Thai-Burmese Curry Noodles (Khao Soi). Thailand part 3.

by Sala @ Veggie Belly on June 23, 2010

Before I tell you about this amazing noodle dish I learned to make in northern Thailand, here are more pictures from my recent trip. (And in case you missed my previous Thailand posts, they are here and here).

A Thai Market Outside Bangkok

I visited several markets in Bangkok and Chiang Mai. The format seems to be pretty much the same everywhere – vegetable section, fruit section, then there are some bug vendors (yes, insects), rice vendors, fresh noodle vendors, dessert section and prepared foods section. Every single market I went to was extremely clean and organized.

This one was outside Bangkok, in the suburbs where I was staying with my uncle. So this market wasnt touristy, which is always a bonus.

Left: Sapodilla vendor. Right: My uncles wife Da, on her phone & buying guavas. Da showed me around here and so patiently explained everything and translated for me so I could communicate with the vendors 

Left: bugs and insects; I was feeling very Andrew Zimmern-ish.  Right: lime, red and green chillies

 

Pink preserved eggs (Chinese thousand year old eggs or century eggs) and pink noodles

Khao Soi Curry Noodles from Chiang Mai (Kow Swear or Khauk Swear in Burma)

Now lets travel up north to the cool mountains of Chiang Mai, Thailand. Chinese Muslim traders have greatly influenced this region’s cuisine. Their delicious, spicy noodle dish, influenced by Burmese cuisine, called Khao Soi was everywhere in this city. My favorite vegetarian Khao Soi is from Aum Vegetarian Restaurant. in Chiang Mai.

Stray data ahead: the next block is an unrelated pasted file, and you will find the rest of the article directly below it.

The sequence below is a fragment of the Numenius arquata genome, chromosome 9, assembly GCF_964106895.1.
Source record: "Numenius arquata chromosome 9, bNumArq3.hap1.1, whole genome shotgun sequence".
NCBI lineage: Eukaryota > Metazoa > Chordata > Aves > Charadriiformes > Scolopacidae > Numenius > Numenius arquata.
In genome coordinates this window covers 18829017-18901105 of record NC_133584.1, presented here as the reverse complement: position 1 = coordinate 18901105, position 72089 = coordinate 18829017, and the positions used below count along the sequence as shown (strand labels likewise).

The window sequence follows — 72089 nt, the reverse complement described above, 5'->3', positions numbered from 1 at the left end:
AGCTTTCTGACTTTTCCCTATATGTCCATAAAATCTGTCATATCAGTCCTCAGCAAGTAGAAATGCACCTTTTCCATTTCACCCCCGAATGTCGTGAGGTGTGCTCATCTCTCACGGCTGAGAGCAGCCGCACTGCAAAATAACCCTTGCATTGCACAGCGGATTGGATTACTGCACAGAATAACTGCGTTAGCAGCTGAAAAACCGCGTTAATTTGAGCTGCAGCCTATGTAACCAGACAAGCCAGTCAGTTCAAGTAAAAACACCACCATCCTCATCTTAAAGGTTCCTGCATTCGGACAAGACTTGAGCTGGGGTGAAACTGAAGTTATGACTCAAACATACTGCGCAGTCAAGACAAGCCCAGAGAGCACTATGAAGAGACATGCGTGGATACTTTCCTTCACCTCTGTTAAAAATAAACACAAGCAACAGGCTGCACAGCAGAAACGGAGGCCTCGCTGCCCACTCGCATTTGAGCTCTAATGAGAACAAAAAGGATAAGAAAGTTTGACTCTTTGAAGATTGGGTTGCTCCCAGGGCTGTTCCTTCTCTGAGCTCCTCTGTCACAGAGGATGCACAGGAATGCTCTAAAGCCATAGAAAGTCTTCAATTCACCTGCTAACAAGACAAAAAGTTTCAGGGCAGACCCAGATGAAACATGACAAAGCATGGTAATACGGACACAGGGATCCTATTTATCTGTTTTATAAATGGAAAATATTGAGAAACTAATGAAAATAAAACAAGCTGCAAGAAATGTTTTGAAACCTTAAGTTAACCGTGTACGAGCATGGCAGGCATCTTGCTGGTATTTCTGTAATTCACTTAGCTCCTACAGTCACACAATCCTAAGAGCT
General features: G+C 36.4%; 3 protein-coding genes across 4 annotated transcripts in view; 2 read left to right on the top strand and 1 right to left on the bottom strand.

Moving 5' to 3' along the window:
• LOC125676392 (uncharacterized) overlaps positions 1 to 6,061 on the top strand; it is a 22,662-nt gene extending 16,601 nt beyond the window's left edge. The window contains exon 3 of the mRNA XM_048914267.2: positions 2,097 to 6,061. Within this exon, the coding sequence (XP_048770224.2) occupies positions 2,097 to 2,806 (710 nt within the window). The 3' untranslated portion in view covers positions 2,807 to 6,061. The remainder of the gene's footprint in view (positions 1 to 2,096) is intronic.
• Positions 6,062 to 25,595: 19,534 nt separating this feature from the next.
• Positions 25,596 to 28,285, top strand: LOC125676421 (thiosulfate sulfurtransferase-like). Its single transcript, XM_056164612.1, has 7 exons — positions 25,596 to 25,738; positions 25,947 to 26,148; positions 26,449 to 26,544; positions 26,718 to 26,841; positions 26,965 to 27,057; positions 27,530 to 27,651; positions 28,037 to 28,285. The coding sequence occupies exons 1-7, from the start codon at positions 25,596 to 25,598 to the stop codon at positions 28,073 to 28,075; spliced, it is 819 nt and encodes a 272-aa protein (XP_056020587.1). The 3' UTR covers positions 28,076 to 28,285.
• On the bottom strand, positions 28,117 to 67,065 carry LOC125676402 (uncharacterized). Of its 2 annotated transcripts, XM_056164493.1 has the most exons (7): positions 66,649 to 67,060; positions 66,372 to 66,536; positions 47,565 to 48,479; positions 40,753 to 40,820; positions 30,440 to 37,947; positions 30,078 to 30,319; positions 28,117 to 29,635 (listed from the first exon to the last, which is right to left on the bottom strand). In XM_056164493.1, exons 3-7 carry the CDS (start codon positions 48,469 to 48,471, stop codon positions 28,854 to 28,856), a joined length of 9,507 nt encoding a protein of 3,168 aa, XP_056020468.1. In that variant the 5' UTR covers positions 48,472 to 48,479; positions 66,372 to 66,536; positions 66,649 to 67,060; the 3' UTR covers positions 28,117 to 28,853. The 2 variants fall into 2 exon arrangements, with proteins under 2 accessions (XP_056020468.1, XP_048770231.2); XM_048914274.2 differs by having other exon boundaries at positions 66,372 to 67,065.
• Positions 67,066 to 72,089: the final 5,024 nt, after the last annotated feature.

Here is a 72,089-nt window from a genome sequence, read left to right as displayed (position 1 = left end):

Left: Chiang Mai Aum restaurant’s Khao Soi topped with coconut cream. In the background, chilli paste, lemon iced tea, and British kid.    

Right: My home made version

When I took a Thai Vegetarian cooking class at May Kaidee’s, Duan the owner and instructor was kind enough to show me how to make Khao Soi, even though it wasnt on the class schedule. See this post  for more on Duan and the cooking class.

Khao Soi, also spelled Khao Suey or Khao Soy, is also eaten in Myanmar or Burma and Laos. The Burmese version of Khao Soi is called Kow Swear or Khauk Swear. From what I understand, the Burmese curry noodles, are also in a coconut milk broth, but use more Indian influenced spices like coriander and do not have the crispy noodle topping. Since both the the Thai and Burmese versions are quite similar, I’m sending this post off to AWED Burma, hosted by Kitchen Swathi 

Other Khao Soi recipes:

Khao Soi by the amazing Chez Pim
A Khao Soi battle between an American guy in Bangkok and a Thai girl in Iowa
A Khao Soi recipe from Rosas Yummy Yums